Massachusetts Dreaming: Document Formats and Open Standards

by Kurt Cagle

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Massachusetts has become the latest skirmish in the Open Source wars. A decision made in early 2005 by Eric Kriss, Secretary of Administration and Finance in Massachusetts led to his recommendation that Massachusetts adopt the Open Document Format, an open standard promoted by OASIS, for all state government work, after a formal review of all document standards, including Microsoft Word's new XML format, a format designated (somewhat cynically, as the Microsoft Office Open XML Format (MOX - my own acronym)).

This announcement was greeted favorably by a number of other large vendors, including Sun (which has supported the Open Document Format (ODF) in Open 2.0) and Adobe, but was on the other hand not unexpectedly derided by Microsoft.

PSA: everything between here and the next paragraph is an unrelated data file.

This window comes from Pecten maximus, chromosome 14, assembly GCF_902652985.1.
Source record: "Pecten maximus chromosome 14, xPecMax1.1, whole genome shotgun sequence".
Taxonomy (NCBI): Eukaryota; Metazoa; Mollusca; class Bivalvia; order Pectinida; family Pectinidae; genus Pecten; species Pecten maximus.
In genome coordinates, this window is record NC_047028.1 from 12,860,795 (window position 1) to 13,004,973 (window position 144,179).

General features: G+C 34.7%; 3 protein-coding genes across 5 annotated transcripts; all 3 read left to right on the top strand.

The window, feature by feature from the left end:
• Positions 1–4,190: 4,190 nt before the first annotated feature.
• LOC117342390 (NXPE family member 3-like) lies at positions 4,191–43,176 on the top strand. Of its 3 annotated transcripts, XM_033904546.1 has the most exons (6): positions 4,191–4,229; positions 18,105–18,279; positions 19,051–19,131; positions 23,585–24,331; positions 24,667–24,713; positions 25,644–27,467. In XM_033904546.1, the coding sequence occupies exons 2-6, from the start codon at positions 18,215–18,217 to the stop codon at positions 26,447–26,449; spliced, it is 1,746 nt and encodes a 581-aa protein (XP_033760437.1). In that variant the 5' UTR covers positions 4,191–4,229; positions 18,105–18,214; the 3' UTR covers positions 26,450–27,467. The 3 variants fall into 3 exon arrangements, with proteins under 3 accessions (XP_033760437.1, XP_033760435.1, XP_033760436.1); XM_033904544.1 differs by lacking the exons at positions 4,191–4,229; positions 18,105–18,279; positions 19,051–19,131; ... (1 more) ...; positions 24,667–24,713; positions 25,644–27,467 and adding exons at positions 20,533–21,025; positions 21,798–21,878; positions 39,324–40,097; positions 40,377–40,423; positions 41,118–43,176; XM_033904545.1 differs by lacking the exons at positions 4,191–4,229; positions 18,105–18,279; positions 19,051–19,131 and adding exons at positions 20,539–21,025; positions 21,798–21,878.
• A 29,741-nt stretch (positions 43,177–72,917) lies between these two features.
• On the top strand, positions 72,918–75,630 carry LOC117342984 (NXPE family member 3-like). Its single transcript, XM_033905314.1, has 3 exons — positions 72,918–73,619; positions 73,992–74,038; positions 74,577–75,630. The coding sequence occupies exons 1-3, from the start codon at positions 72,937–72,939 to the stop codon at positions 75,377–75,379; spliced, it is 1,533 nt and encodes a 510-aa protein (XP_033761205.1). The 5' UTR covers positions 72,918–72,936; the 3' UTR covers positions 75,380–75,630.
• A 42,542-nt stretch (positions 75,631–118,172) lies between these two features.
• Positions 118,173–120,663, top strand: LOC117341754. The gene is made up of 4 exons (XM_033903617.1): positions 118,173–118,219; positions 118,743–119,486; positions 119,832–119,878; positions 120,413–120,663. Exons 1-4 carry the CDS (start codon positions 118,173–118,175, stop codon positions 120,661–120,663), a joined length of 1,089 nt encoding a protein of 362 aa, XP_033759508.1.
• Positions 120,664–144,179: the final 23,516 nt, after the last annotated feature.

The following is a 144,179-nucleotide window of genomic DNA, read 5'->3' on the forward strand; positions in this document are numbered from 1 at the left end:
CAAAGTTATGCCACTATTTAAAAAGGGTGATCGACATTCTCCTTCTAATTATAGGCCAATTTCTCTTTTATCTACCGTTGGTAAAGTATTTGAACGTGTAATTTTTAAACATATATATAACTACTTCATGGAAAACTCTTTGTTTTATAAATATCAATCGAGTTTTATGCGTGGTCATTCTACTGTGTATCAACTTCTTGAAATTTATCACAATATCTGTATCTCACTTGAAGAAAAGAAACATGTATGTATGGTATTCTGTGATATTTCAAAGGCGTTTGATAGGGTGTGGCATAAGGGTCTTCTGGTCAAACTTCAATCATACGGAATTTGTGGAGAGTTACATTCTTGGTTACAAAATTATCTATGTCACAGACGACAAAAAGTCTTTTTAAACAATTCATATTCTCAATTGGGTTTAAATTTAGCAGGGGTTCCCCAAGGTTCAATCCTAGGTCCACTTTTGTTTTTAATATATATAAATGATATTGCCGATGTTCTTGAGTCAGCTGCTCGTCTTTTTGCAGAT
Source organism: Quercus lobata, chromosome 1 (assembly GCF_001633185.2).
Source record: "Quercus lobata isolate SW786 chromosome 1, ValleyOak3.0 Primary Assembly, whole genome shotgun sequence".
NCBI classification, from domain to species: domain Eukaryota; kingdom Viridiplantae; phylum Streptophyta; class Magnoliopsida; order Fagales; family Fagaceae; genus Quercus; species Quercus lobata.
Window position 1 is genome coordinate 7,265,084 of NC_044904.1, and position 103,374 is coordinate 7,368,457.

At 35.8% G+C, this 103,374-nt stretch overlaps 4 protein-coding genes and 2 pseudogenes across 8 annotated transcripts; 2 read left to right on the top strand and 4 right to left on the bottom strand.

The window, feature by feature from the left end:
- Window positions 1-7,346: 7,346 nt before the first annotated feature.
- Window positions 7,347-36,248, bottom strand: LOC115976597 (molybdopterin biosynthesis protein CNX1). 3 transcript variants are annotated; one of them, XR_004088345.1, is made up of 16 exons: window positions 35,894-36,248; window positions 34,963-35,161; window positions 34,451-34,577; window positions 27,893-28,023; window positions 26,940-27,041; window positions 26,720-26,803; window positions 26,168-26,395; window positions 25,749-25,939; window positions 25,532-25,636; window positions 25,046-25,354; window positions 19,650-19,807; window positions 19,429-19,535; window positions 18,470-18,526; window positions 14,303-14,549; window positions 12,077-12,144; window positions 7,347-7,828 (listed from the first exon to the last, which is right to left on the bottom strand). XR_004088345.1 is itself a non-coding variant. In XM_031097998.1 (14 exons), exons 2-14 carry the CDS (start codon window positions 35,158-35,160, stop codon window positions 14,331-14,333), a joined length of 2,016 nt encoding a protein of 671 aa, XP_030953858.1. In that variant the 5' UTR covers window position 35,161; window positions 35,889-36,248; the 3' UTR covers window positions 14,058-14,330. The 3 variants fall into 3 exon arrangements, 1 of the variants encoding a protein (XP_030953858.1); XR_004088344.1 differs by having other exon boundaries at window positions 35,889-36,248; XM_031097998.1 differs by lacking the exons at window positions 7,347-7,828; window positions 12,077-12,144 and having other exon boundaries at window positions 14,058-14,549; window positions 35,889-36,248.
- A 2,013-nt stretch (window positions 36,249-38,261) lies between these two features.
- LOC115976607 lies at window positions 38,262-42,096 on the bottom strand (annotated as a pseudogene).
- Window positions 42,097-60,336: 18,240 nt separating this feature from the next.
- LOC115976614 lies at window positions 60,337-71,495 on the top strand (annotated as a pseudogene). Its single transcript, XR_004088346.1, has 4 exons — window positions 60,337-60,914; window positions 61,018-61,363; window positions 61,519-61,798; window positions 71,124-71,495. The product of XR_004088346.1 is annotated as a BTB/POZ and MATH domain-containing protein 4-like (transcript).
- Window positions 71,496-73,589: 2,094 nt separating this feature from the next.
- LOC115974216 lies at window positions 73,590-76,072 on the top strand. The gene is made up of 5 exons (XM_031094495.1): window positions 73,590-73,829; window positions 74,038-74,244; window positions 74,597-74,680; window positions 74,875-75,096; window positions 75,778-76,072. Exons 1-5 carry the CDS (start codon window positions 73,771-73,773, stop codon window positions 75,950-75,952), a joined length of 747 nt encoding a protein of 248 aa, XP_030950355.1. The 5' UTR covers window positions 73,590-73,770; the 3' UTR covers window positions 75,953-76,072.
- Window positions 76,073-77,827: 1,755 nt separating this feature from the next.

At that point, however, a couple of things happened; two additional advocacy groups -- "Citizens Against Government Waste" and "Americans for Technology Leadership" have also weighed in against the adoption of the ODF standard, claiming that as nearly 100% of the state currently runs Microsoft Word, this would cause an undue burden upon the state to shift to Open Office, necessitating intense training, especially since Microsoft has announced that it has no plans to support ODF. (Article Continues ...)

So do you think that this is the best way to get US Government officials to start implementing open source and open standards technologies?